Staying Engaged in an Off-Year
January 22, 2021
In order to stay engaged this off-year, we must take stock of what Democrats have recently accomplished. For instance, in November 2020, the Democratic party managed to hold the House of Representatives, as well as capture the Senate and the Presidency. We elected leaders at the federal, state, and local level who advocate for and improve the lives of their constituents.
These incredible results were made possible by candidates, campaign staff, and local leaders who spent years improving their communities. They were also made possible by young voters paying attention to politics, some for the first time. Others were inspired to act due to the high stakes of the 2020 election.
With this in mind, take time to debrief your campaign, as it will help you learn valuable lessons from the last election season. Practice self-care; mental health is hugely important following a grueling campaign season.
However, as we enter the new year, we must also remember to not take our foot off the gas. We must embrace this off-year as a year to build and maintain relationships. It’s imperative to keep first-time voters engaged, while developing party infrastructure at the state and local level.
How can we do this? Whether you are a candidate, campaign staffer, local leader, or simply a dutiful citizen, here’s how to build a network and stay engaged in an off-year.
Take time to reevaluate what you hope to achieve in your political career. Think about what offices you may be interested in running for in the future. If you aren’t sure which office to pursue, the course So You Think You Want to Run can help.
Once you determine your goals for the coming years, identify the connections you will need before you run. Attend events with local leaders, and form relationships with potential campaign donors. Now is a great time to create the network you’ll need come campaign season. Consider taking the NDTC course: Building Your Network: Donors, Volunteers, & Validators to learn more.
Additionally, even if you are not campaigning right now, you must find ways to stay relevant in your community. Increasing name recognition can be vital when voters eventually see your name on the ballot. Attend community events and interact with constituents. Continue building relationships with local media. And, be sure to maintain an active social media presence. These are just some of the ways you can keep your name in local political circles.
After working so hard to elect Democrats in November, the new year may seem like an unsettling time. Staffers across the country are looking for new roles on new campaigns and with progressive organizations..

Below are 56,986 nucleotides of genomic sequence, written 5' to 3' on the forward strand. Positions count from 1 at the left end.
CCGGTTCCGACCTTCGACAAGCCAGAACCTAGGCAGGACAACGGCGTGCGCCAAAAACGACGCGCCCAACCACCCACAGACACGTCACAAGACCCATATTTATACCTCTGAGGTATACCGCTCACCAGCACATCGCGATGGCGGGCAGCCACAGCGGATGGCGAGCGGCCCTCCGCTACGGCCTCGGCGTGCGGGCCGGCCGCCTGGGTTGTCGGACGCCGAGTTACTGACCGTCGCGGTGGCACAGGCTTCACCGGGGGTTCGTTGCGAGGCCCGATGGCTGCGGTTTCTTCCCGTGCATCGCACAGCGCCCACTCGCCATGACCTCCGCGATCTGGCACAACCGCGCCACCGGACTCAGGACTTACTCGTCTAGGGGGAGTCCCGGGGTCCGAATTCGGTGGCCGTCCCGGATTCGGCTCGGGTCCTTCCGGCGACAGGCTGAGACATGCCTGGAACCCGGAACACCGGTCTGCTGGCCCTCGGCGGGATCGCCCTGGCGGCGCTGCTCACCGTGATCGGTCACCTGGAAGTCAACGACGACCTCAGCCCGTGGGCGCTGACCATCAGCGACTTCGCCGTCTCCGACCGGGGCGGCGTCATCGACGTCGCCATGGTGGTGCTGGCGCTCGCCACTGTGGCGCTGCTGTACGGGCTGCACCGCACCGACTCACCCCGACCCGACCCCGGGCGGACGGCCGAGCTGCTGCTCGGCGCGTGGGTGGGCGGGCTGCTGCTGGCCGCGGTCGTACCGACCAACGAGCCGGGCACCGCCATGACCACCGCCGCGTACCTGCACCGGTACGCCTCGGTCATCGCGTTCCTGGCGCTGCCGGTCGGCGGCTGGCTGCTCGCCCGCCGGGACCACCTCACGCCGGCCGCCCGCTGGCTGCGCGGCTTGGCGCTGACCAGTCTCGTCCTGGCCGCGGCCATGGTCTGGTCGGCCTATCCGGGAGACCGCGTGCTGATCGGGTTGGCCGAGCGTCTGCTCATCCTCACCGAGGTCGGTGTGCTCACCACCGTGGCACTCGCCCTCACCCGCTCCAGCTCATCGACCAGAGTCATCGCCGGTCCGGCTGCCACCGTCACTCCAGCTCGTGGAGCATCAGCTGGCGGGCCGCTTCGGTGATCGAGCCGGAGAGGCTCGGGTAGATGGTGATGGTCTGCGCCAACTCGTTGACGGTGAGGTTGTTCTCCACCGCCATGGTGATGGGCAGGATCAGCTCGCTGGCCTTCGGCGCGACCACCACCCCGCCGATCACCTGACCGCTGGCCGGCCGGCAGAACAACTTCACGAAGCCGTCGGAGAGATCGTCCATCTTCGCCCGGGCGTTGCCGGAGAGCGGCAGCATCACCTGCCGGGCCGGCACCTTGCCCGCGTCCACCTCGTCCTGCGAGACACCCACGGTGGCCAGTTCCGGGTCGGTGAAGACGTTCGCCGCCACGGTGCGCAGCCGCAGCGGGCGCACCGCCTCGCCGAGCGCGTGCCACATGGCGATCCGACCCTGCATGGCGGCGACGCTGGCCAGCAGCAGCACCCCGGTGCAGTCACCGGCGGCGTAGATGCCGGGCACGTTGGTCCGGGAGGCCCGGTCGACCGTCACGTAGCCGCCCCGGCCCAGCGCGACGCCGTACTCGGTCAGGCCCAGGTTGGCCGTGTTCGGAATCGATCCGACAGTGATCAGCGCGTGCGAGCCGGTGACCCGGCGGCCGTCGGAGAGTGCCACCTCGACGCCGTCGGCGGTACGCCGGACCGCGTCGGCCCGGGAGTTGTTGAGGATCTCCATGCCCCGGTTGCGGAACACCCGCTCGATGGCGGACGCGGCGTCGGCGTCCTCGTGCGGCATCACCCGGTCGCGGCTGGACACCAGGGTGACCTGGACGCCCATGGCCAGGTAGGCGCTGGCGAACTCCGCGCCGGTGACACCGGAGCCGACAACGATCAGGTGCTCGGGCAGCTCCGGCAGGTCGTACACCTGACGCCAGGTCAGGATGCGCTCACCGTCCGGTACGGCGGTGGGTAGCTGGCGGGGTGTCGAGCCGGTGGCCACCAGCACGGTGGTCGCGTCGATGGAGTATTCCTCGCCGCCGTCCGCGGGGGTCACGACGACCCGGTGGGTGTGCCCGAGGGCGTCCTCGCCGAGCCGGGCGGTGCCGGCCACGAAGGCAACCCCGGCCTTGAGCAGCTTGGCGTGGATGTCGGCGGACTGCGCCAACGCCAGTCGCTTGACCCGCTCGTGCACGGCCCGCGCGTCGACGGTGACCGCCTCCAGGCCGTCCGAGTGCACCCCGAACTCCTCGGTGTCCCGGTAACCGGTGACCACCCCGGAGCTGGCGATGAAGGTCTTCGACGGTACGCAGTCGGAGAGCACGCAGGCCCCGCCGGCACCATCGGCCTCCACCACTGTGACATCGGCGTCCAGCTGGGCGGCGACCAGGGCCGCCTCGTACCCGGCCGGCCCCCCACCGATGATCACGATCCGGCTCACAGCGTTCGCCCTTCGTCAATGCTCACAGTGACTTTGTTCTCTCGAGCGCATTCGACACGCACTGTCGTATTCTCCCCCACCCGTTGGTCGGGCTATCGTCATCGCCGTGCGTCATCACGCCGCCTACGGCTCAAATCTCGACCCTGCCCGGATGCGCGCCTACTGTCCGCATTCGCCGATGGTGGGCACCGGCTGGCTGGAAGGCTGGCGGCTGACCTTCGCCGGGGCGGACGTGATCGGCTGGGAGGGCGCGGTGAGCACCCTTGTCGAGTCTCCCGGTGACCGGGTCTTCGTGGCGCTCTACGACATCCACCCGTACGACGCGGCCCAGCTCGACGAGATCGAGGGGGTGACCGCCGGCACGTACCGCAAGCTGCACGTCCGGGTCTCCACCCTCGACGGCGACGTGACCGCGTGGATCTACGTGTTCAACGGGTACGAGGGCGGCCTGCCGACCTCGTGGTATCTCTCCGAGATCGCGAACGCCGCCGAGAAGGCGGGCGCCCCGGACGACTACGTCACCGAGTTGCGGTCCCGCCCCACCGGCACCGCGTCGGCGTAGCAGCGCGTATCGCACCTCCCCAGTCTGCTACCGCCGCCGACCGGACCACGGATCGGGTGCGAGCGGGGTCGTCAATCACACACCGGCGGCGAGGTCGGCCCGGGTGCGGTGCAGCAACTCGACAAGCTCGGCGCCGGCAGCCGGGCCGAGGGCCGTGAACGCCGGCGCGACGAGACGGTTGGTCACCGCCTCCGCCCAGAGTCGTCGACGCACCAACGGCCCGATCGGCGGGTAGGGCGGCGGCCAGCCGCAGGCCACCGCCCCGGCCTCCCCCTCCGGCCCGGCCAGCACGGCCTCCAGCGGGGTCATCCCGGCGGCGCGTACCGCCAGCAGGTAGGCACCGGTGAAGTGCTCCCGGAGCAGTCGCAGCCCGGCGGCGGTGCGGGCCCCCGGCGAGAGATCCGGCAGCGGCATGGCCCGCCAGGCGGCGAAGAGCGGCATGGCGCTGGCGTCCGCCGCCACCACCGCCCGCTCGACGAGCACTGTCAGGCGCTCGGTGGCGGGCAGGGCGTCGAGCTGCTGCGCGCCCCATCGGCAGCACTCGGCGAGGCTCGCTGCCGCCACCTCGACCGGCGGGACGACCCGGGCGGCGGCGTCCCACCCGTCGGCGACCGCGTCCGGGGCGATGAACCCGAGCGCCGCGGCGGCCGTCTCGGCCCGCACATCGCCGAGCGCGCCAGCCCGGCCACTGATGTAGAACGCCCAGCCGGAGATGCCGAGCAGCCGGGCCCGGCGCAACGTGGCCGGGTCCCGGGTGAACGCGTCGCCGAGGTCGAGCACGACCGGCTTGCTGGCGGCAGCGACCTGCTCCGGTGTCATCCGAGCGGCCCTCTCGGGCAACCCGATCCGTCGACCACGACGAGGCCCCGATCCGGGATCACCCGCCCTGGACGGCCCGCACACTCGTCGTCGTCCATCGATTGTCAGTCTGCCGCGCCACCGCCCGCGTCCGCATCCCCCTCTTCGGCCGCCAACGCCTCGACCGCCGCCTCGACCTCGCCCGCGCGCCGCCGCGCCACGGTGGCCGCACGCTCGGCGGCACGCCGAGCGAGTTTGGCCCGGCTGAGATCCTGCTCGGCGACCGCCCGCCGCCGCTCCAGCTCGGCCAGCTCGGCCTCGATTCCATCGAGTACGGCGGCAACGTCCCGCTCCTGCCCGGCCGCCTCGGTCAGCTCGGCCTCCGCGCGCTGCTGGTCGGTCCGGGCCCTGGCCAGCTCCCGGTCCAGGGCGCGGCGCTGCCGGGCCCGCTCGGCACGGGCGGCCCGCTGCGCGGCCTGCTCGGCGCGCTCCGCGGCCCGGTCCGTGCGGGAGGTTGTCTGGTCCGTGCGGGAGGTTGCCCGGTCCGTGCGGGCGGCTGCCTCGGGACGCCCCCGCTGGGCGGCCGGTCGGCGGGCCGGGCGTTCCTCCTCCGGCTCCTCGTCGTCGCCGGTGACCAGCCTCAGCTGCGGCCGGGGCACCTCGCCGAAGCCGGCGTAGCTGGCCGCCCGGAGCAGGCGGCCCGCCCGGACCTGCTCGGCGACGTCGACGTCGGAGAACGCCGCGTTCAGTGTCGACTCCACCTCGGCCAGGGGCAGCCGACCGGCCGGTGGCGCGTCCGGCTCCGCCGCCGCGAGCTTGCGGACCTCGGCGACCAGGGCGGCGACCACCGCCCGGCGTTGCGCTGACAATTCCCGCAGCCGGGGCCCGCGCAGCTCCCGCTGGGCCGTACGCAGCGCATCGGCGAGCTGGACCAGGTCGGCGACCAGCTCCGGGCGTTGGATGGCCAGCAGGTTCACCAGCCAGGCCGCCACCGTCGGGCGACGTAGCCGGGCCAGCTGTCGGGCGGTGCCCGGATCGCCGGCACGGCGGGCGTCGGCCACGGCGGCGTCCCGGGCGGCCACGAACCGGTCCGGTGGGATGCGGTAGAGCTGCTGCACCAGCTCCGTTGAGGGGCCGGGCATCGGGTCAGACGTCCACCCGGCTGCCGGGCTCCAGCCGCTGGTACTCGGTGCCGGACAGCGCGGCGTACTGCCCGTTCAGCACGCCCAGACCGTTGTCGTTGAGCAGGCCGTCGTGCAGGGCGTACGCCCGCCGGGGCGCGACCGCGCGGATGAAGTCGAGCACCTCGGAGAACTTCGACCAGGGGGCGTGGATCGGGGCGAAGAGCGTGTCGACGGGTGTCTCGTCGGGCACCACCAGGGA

Don’t fret! Elections take place each year all over the country. If you live in states holding elections, this year provides an opportunity to form connections and elect Democrats.
That’s not all. In many big cities, including New York, Atlanta, Boston, and Seattle, mayoral and city council elections happen in off-years. Help elect Democrats in your community.
You may be asking, how do I get involved in these campaigns? If you are just starting a career in Democratic politics, NDTC can help! Take the course “Finding a Job in Democratic Politics”, which walks through the process of finding campaign work locally. For more resources on where to look, check out our blog that lists job boards and other essential resources.
It is imperative Democrats harness the momentum from the previous year, and use it to energize the base for the future. Local precinct leaders and organizers play a massive role in this objective. An off-year is a time to keep supporters engaged and build long-term Democratic infrastructure in your community.
How do you position your local Democratic party for success? Relational organizing is critical for increasing voter turnout and general support. Hosting events for members of your local party can keep supporters active, and allows local politicians to meet constituents. In addition, be sure to maintain an active social media presence. Post on your profiles, and encourage supporters to as well. Your goal is to escalate supporters on the ladder of engagement, turning voters and supporters into ambassadors and stewards of your message. For more information on organizing, consider taking the “Relational Organizing 101” course.
As you build out organizing programs, remember to continuously bring voters and organizers of color into your world. Democrats need to uplift these voices, especially in battleground states. Voters of color have been discounted for too long in the political arena. On principle, Democratic campaigns and organizations cannot afford to wait until it’s time to vote to talk to these voters. However, with your help, we can make the party truly representative of all its members.
An active citizen can be anyone—first-time voters, first-time donors, social media advocates, and volunteers. Regardless of how you were involved, thank you for your hard work! That work was paramount to electing Democrats at every level of government.
But now is not the time to rest if we want to progress change across the nation. There are a number of actions you can take in your community in the coming weeks and months to stay engaged this off-year. Pay attention to the news. Hold your elected officials accountable for promises made on the campaign trail. Volunteer with your local Democratic party by hosting events, helping with digital organizing, or knocking on doors.
If you are able, donate to local candidates to elect Democrats in your community. In fact, donations to state and local candidates are often far more valuable than donations in presidential or federal elections.
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